JPMorgan Chase (JPM) must pay the trust of oil heiress Carolyn S. Burford $18 million for the “grossly negligent and reckless” way that the financial firm handled the account. In Tulsa County District Court in Oklahoma, Judge Linda G. Morrissey said that beneficiary Ann Fletcher was persuaded to invest in derivatives that were unsuitable for the trust, causing it to sustain significant losses. The judge is also ordering punitive damages to be determined at a later date, as well as repayment of the trust’s legal expenses.

Fletcher, now 75, is the daughter of Burford, who passed away in 1996. The trust was set up in 1955 by Burford’s parents. Burford’s dad is the founder of Kelly Oil and her mother had connections to another oil company.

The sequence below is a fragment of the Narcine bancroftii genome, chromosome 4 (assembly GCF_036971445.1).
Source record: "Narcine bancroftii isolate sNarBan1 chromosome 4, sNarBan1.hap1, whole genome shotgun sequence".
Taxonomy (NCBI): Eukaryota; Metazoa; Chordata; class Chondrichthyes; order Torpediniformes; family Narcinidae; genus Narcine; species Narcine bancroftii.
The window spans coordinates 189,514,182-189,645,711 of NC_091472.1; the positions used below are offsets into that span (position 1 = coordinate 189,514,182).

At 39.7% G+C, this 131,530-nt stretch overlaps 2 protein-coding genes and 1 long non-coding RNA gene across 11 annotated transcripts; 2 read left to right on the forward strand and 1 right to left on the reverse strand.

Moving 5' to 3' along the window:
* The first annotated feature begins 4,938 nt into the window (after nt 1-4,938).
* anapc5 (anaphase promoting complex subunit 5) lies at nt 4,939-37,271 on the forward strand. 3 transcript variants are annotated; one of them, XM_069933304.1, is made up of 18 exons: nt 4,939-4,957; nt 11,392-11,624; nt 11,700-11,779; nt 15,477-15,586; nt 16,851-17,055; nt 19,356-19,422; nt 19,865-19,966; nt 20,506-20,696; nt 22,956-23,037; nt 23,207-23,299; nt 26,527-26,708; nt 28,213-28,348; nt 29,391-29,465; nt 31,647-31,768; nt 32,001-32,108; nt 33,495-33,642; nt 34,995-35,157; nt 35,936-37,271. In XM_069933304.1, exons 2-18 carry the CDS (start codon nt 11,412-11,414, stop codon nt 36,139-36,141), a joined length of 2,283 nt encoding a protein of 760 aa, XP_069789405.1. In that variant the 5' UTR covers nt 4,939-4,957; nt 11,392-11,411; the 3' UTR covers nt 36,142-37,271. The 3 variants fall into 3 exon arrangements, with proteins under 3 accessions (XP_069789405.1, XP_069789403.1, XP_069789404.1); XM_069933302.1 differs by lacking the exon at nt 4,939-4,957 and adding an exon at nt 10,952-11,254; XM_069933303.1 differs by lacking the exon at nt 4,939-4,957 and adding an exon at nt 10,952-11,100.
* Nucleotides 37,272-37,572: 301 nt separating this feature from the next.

Between 2000 and 2005, the trust and JPMorgan, which gained management over the trust after a number of bank mergers and oversaw it until 2006, got into a number of variable prepaid forward contracts. These derivatives were pitched to the trust as way for it to make more income. However, according to the court, Fletcher was cognitively impaired and experiencing medical problems when the bank recommended that the trust buy the derivatives. A year before, she even expressed in a written letter to the bank that she was scared about getting involved in “puts & calls.” She eventually chose to trust their recommendation that she buy them.

Judge Morrisey believes that the bank failed to properly explain the product to its client while neglecting to reveal that it stood to benefit from the transaction. She also says that when JPMorgan invested the contracts’ proceeds in its own investment products, which she described as “double dipping,” it was in breach of fiduciary duty. JPMorgan also billed the trust transaction investment fees and corporate trustee fees.